Paper No. 8
Presentation Time: 10:05 AM


MAJKA, Jaroslaw1, GEE, David G.2, JANAK, Marian3 and KLONOWSKA, Iwona1, (1)Department of Earth Sciences, Uppsala University, Villavägen 16, Uppsala, SE-75236, Sweden, (2)Department of Earth Sciences, Uppsala University, Uppsala, 752 36, Sweden, (3)Geological Institute, Slovak Academy of Sciences, Bratislava, 84005, Slovak Republic,

For many years, the Western Gneiss Region (WGR) of southwestern Norway in the Scandinavian Caledonides has been known for the remarkable occurrence of HP and UHP metamorphism. This evidence of mostly Early Devonian subduction has been inferred to result from the underthrusting of the outer margin of Baltica beneath Laurentia, after a long period of convergence of the two continents. More recently, UHP metamorphism has been recognized farther east and at higher structural levels in the orogen in the Caledonian allochthons where eclogites have been reported previously. Existing age and PT data indicate that this subduction occurred in the Ordovician to earliest Silurian during the c. 60 million years of closure of the Iapetus Ocean and initial collision of the continents.

New evidence for the Ordovician UHP metamorphism has been documented in the Seve Nappe Complex (SNC) of the Middle Allochthon and the Tromsø Nappe (TN) of the Uppermost Allochthon. In both cases UHP parageneses were documented not only in the eclogites, but also in the metasediments of continental affinity. This UHP metamorphism in the SNC and TN was coeval and of similar PT conditions, thus it is possible that TN belongs rather to the Baltoscandian margin than the Laurentian. In any case, this evidence for UHP metamorphism in the allochthons suggests that the continental margin was subducted down to at least 100 km already back in the Ordovician.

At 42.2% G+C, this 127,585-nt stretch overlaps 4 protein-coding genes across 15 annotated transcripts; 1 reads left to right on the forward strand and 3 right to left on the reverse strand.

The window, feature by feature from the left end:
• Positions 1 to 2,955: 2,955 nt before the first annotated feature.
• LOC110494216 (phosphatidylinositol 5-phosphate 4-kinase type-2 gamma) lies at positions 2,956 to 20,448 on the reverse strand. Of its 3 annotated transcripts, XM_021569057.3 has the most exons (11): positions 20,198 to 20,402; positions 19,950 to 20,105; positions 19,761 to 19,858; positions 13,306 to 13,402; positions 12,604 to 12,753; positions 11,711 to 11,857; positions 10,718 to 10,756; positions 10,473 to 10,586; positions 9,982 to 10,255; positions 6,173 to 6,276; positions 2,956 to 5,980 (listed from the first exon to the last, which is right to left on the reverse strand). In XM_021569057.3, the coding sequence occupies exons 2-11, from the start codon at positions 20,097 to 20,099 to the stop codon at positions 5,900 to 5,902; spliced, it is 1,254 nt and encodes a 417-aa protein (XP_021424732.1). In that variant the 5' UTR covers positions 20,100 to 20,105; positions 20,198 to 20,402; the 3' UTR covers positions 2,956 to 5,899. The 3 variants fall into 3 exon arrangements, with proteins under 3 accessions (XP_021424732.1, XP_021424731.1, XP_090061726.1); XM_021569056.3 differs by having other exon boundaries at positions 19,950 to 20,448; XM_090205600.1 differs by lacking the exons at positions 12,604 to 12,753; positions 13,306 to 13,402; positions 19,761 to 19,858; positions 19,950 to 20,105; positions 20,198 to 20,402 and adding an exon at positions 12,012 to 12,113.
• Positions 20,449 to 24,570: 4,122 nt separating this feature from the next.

Of particular importance are also the (U)HP rocks occurring within the "parautochthonous" basement and yielding pre-Devonian ages. Such an eclogite province is located in the Lofoten Islands in the northern part of the orogen. The exact age of these eclogites is not known; however available age data suggest an Ordovician timing of crystallization. Much farther south, in the north-easternmost WGR, the Vindøladalen eclogite, located within a basement-derived allochthon, has yielded a mid-late Silurian age, which is still significantly older than most of the WGR rocks. Both, the Lofoten and Vindøladalen eclogites show that the Baltican continental crust was subducted to the great depths earlier than previously thought. Attenuation of the SNC and underlying allochthons towards the hinterland and their presence within the WGR may well explain the occurrences of "anomalous" pre-Devonian ages in southwestern Norway.